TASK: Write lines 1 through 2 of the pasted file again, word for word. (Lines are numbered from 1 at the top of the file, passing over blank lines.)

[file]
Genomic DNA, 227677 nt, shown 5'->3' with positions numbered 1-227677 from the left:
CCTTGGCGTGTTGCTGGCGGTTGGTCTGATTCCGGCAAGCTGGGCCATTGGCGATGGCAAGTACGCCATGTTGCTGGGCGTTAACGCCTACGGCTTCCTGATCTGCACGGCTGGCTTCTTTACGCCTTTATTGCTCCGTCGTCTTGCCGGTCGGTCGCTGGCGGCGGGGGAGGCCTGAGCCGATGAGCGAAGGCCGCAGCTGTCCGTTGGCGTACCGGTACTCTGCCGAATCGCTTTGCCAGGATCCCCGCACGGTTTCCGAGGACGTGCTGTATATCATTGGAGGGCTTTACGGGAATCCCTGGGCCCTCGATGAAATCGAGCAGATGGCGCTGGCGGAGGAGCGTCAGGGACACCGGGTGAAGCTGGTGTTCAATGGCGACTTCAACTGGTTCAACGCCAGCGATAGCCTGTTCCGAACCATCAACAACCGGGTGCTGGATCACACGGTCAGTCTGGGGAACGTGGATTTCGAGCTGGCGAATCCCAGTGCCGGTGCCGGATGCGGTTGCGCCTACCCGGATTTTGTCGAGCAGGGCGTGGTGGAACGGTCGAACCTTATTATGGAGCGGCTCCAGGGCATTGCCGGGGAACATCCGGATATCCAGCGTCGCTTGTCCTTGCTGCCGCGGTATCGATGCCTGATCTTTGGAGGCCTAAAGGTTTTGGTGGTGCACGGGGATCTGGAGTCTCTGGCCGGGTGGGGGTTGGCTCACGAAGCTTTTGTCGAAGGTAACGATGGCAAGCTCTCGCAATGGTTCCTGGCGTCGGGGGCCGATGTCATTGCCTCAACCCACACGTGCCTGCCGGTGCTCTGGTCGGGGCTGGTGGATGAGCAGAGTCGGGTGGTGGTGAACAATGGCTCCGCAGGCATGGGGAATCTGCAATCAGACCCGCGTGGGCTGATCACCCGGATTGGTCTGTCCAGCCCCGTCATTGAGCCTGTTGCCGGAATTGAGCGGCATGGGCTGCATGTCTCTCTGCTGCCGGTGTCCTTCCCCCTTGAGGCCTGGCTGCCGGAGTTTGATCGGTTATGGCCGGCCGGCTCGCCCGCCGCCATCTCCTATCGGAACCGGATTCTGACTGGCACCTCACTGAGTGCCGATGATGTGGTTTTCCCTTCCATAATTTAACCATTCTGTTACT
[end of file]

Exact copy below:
Genomic DNA, 227677 nt, shown 5'->3' with positions numbered 1-227677 from the left:
CCTTGGCGTGTTGCTGGCGGTTGGTCTGATTCCGGCAAGCTGGGCCATTGGCGATGGCAAGTACGCCATGTTGCTGGGCGTTAACGCCTACGGCTTCCTGATCTGCACGGCTGGCTTCTTTACGCCTTTATTGCTCCGTCGTCTTGCCGGTCGGTCGCTGGCGGCGGGGGAGGCCTGAGCCGATGAGCGAAGGCCGCAGCTGTCCGTTGGCGTACCGGTACTCTGCCGAATCGCTTTGCCAGGATCCCCGCACGGTTTCCGAGGACGTGCTGTATATCATTGGAGGGCTTTACGGGAATCCCTGGGCCCTCGATGAAATCGAGCAGATGGCGCTGGCGGAGGAGCGTCAGGGACACCGGGTGAAGCTGGTGTTCAATGGCGACTTCAACTGGTTCAACGCCAGCGATAGCCTGTTCCGAACCATCAACAACCGGGTGCTGGATCACACGGTCAGTCTGGGGAACGTGGATTTCGAGCTGGCGAATCCCAGTGCCGGTGCCGGATGCGGTTGCGCCTACCCGGATTTTGTCGAGCAGGGCGTGGTGGAACGGTCGAACCTTATTATGGAGCGGCTCCAGGGCATTGCCGGGGAACATCCGGATATCCAGCGTCGCTTGTCCTTGCTGCCGCGGTATCGATGCCTGATCTTTGGAGGCCTAAAGGTTTTGGTGGTGCACGGGGATCTGGAGTCTCTGGCCGGGTGGGGGTTGGCTCACGAAGCTTTTGTCGAAGGTAACGATGGCAAGCTCTCGCAATGGTTCCTGGCGTCGGGGGCCGATGTCATTGCCTCAACCCACACGTGCCTGCCGGTGCTCTGGTCGGGGCTGGTGGATGAGCAGAGTCGGGTGGTGGTGAACAATGGCTCCGCAGGCATGGGGAATCTGCAATCAGACCCGCGTGGGCTGATCACCCGGATTGGTCTGTCCAGCCCCGTCATTGAGCCTGTTGCCGGAATTGAGCGGCATGGGCTGCATGTCTCTCTGCTGCCGGTGTCCTTCCCCCTTGAGGCCTGGCTGCCGGAGTTTGATCGGTTATGGCCGGCCGGCTCGCCCGCCGCCATCTCCTATCGGAACCGGATTCTGACTGGCACCTCACTGAGTGCCGATGATGTGGTTTTCCCTTCCATAATTTAACCATTCTGTTACT